Pop culture obsessives writing for the pop culture obsessed.
Pop culture obsessives writing for the pop culture obsessed.

Nixon: Election Year Edition

The original three-hour-plus cut of Oliver Stone's Nixon had its share of problems, but excessive brevity wasn't among them. So it seems sadistic that the front cover of the new, two-disc "Election Year Edition" director's cut boasts that 28 more minutes have been added onto an already-bloated film. With that wholly unnecessary new material, Nixon has devolved from overlong to interminable.


Attacking Nixon's tortured psyche and legacy with the same flair for subtlety he brought to his screenplay for Scarface, Stone casts Anthony Hopkins as the disgraced president, a man of humble origins who rose to the pinnacle of political power, only to be undone by his demons. He's ably abetted by Joan Allen as Nixon's birdlike yet deceptively strong wife Pat, as well as just about every great character actor in existence, chief among them Bob Hoskins as a bulldoggish J. Edgar Hoover; Sam Waterston as a haughty, imperial CIA kingpin; Ed Harris' shark-like E. Howard Hunt; and Powers Boothe's coldly Machiavellian Alexander Haig.

Using the overwrought stylistic techniques Stone has beaten into the ground for the last two decades, Nixon leaps madly across the timeline, opening with Watergate, jumping back to Nixon's signature triumphs and defeats, and artlessly unpacking reams of clumsy exposition via constant news reports. Though affecting in its few quiet moments, Nixon veers regularly into camp. The frenzied cutting suggests an unintentional parody of avant-garde. It's a gothic political horror movie of sorts, historical Grand Guignol in which Mao Tse-tung is shot like a silent-movie villain, the White House portrait of Abraham Lincoln looks vaguely satanic, and a ghostly vision of Nixon's dead mother (Mary Steenburgen) pops up during a moment of crisis like old Mother Bates. While Hopkins looks and sounds little like the man he's portraying, he's a respectable addition to the overflowing canon of cinematic Nixons. But his performance pales in comparison to that of Philip Baker Hall's definitive Nixon in Robert Altman's 1984 masterpiece Secret Honor, a film that said 10 times as much about its subject as Stone's film, in well under half the time.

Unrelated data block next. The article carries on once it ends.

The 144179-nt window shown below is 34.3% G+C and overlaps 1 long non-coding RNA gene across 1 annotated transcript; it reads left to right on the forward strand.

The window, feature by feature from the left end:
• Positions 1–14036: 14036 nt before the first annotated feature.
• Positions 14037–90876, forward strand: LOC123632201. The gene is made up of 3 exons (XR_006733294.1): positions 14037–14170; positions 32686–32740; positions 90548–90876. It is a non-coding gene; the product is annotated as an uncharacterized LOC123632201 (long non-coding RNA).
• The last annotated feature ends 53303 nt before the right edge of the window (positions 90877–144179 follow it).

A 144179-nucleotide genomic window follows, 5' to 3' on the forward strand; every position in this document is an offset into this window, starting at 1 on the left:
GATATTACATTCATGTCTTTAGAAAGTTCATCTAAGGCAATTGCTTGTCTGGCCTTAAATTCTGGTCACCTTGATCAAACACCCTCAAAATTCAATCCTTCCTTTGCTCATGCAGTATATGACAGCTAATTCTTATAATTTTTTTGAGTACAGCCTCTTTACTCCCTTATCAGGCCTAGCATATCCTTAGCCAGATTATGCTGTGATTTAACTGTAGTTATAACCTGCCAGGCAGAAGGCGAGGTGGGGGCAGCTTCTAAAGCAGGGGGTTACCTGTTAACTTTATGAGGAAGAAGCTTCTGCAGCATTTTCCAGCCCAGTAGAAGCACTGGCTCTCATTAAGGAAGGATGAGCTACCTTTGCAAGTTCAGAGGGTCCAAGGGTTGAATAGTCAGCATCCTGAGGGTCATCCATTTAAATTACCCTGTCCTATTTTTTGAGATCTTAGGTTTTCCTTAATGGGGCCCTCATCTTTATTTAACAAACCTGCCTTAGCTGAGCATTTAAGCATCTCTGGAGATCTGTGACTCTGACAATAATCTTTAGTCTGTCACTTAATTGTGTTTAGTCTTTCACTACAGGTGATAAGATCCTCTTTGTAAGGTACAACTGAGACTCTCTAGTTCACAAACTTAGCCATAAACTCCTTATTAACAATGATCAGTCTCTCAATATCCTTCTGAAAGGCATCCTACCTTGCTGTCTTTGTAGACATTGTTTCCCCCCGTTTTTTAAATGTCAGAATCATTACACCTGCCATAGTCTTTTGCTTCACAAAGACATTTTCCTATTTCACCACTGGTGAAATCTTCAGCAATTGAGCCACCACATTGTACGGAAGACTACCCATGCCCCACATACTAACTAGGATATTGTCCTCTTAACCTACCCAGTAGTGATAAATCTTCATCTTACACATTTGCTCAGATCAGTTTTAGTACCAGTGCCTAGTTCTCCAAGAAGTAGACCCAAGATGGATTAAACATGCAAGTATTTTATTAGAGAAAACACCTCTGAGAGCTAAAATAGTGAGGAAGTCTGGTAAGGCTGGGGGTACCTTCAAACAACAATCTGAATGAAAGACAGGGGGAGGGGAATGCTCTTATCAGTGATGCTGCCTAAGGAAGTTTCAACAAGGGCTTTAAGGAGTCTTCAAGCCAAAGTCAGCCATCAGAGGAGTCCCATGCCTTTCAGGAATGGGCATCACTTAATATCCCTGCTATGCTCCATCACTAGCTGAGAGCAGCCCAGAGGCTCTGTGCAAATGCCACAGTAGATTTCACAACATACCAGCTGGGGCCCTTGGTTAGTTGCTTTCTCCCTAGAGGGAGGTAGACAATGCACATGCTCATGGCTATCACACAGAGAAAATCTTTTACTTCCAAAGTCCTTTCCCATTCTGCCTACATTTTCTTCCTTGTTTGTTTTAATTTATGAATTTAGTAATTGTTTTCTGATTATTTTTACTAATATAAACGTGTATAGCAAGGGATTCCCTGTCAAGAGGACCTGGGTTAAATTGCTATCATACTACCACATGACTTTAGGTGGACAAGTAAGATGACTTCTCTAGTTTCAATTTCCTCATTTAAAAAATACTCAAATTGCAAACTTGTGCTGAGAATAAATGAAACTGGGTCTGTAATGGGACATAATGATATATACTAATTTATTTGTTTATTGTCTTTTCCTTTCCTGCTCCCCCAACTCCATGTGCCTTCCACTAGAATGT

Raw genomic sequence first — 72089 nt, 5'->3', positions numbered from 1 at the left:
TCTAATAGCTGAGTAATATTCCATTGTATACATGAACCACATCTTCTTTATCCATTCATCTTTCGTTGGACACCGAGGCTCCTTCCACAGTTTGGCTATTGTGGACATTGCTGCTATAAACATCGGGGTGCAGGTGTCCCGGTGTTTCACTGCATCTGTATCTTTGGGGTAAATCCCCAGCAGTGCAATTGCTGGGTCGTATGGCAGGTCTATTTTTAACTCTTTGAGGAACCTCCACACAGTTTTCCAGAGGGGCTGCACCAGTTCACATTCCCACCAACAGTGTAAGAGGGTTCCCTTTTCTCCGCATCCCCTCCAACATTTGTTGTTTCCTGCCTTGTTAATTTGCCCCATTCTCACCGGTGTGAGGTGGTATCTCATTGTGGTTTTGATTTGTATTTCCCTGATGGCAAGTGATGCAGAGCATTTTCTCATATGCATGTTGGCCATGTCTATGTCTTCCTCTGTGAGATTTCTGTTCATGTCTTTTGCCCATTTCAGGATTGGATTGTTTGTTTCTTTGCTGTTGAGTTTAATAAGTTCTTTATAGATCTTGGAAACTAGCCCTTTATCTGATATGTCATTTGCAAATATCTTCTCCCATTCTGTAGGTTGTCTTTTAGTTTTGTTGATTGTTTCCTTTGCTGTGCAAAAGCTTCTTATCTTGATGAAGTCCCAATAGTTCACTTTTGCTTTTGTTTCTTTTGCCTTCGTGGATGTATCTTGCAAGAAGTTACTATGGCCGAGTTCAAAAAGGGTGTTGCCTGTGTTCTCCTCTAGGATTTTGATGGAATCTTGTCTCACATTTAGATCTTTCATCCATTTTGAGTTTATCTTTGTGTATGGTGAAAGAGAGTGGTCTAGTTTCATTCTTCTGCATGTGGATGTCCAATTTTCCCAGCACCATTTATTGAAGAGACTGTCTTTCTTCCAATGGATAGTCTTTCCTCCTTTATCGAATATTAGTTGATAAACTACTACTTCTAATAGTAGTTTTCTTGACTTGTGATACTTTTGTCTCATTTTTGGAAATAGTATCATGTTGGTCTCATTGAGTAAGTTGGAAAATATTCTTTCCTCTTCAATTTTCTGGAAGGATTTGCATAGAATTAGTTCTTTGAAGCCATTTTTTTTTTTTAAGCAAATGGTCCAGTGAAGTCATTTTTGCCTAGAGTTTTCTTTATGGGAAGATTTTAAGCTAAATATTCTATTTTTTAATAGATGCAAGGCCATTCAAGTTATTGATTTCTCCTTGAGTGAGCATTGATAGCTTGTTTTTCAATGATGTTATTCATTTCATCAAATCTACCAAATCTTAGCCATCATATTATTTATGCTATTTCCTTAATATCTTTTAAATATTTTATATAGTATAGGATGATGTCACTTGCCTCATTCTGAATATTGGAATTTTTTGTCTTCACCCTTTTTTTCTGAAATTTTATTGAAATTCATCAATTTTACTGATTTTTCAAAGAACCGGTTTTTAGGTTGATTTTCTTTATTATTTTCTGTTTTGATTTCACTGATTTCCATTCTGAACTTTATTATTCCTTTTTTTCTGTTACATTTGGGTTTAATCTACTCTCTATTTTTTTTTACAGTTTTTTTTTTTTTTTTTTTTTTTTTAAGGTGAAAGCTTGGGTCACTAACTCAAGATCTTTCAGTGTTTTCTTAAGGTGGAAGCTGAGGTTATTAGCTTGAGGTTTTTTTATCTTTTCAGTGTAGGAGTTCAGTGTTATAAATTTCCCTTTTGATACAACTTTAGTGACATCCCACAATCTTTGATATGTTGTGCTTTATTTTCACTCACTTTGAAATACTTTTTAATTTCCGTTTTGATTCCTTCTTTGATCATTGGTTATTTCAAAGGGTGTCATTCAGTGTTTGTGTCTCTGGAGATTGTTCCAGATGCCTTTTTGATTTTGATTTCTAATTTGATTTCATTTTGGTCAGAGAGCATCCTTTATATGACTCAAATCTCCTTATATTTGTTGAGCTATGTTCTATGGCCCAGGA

Key features: For masochists, there two separate Oliver Stone audio commentaries, deleted scenes (really?), and a new documentary from Stone's son Sean.